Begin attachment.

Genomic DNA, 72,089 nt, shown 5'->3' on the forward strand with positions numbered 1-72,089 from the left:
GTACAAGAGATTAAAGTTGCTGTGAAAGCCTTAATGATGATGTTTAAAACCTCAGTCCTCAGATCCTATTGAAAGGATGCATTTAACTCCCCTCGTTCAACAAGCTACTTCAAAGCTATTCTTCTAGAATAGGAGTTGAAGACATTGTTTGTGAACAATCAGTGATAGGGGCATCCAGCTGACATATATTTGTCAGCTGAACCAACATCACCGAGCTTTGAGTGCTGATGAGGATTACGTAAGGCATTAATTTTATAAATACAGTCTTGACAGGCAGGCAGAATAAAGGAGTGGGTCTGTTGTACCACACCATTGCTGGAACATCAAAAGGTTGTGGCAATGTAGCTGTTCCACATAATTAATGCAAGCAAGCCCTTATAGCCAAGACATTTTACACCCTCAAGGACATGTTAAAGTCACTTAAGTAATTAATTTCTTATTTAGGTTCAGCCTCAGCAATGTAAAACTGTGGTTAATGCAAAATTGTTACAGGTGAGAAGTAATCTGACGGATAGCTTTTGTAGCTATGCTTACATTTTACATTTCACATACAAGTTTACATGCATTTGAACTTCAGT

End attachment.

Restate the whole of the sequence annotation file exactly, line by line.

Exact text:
Genomic DNA, 72,089 nt, shown 5'->3' on the forward strand with positions numbered 1-72,089 from the left:
GTACAAGAGATTAAAGTTGCTGTGAAAGCCTTAATGATGATGTTTAAAACCTCAGTCCTCAGATCCTATTGAAAGGATGCATTTAACTCCCCTCGTTCAACAAGCTACTTCAAAGCTATTCTTCTAGAATAGGAGTTGAAGACATTGTTTGTGAACAATCAGTGATAGGGGCATCCAGCTGACATATATTTGTCAGCTGAACCAACATCACCGAGCTTTGAGTGCTGATGAGGATTACGTAAGGCATTAATTTTATAAATACAGTCTTGACAGGCAGGCAGAATAAAGGAGTGGGTCTGTTGTACCACACCATTGCTGGAACATCAAAAGGTTGTGGCAATGTAGCTGTTCCACATAATTAATGCAAGCAAGCCCTTATAGCCAAGACATTTTACACCCTCAAGGACATGTTAAAGTCACTTAAGTAATTAATTTCTTATTTAGGTTCAGCCTCAGCAATGTAAAACTGTGGTTAATGCAAAATTGTTACAGGTGAGAAGTAATCTGACGGATAGCTTTTGTAGCTATGCTTACATTTTACATTTCACATACAAGTTTACATGCATTTGAACTTCAGT